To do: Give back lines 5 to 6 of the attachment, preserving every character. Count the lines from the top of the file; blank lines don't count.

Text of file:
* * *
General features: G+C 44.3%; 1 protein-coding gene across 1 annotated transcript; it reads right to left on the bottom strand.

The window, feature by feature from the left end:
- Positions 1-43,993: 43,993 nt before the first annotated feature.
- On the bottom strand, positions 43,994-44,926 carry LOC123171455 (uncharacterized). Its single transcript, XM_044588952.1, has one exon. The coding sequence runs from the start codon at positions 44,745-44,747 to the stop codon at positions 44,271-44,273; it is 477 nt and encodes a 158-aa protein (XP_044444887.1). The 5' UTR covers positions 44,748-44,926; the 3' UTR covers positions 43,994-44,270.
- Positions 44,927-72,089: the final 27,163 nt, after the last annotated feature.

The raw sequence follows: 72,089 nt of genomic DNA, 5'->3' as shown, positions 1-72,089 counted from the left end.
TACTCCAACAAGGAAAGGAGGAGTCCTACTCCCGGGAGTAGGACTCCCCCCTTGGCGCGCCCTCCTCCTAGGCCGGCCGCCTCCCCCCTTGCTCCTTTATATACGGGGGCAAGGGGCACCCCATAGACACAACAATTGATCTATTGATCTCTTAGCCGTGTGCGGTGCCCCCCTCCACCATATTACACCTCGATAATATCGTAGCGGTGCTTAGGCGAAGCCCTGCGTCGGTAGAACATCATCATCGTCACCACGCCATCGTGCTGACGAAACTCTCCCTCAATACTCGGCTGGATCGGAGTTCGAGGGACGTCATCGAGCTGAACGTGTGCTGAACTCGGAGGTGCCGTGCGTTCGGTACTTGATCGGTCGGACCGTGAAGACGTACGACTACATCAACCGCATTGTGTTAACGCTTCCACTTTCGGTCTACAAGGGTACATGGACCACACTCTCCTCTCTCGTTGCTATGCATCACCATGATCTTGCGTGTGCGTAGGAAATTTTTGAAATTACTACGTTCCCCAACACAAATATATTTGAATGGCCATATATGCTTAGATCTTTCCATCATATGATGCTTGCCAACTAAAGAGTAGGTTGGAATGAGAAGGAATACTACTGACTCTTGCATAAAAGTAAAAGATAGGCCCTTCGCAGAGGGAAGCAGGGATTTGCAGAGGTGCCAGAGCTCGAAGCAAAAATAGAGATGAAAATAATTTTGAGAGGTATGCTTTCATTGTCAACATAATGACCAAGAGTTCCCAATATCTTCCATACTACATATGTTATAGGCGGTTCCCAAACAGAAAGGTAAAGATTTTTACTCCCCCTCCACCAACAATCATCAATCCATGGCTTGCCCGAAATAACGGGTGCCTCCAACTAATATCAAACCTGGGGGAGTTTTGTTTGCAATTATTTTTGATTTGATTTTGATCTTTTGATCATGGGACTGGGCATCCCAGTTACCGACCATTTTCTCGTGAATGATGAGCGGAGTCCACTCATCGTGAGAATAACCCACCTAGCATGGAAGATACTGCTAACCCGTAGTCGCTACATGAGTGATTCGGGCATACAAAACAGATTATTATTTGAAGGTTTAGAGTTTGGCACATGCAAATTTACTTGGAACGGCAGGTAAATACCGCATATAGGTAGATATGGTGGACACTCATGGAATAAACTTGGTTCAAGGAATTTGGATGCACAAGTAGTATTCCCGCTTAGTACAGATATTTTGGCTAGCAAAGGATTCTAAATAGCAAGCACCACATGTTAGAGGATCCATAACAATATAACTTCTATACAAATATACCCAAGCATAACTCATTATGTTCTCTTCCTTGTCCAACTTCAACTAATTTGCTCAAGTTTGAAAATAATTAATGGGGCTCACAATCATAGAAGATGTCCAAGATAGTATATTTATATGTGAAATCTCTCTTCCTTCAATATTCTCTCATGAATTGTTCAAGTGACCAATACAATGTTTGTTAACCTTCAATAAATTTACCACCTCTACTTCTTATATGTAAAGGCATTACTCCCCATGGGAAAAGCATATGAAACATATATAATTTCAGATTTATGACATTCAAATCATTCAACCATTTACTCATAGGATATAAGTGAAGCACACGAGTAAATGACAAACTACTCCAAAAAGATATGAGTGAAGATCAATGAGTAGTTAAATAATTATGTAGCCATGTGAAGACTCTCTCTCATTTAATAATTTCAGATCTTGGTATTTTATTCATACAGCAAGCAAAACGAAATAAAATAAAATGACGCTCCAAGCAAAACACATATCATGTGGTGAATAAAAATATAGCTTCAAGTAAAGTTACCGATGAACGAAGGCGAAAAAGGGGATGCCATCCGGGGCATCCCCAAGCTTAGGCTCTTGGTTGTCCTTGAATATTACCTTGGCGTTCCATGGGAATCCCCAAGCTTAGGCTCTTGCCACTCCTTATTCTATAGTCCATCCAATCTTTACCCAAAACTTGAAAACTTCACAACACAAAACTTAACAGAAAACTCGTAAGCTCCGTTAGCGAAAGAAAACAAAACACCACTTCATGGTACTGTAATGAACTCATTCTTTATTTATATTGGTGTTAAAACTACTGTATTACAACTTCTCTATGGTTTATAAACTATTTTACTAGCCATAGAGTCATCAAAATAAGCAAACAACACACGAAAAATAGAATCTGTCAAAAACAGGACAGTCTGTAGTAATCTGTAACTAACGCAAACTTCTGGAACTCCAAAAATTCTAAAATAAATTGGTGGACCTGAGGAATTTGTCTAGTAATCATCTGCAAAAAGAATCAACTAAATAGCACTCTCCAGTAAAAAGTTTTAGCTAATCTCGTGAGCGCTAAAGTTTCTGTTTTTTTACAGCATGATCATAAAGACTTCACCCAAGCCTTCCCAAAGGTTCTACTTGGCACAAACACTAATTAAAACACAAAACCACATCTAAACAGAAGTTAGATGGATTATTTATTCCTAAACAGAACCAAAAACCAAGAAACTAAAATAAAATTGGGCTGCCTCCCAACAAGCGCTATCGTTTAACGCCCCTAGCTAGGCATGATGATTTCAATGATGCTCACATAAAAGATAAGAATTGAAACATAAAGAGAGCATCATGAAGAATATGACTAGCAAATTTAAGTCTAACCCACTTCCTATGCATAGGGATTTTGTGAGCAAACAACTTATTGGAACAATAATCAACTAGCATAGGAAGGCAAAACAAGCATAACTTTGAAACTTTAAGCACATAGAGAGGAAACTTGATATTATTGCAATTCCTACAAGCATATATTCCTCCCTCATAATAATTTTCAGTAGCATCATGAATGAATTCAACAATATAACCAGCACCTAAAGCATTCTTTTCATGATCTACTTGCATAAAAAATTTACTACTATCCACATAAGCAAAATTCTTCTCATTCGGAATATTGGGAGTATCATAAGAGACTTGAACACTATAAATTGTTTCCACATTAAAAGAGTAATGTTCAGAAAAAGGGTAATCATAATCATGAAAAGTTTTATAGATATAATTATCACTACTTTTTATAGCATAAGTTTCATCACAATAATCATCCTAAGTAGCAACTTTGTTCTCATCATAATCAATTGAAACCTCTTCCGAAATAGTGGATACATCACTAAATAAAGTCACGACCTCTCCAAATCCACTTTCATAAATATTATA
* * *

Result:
- Positions 44,927-72,089: the final 27,163 nt, after the last annotated feature.

The raw sequence follows: 72,089 nt of genomic DNA, 5'->3' as shown, positions 1-72,089 counted from the left end.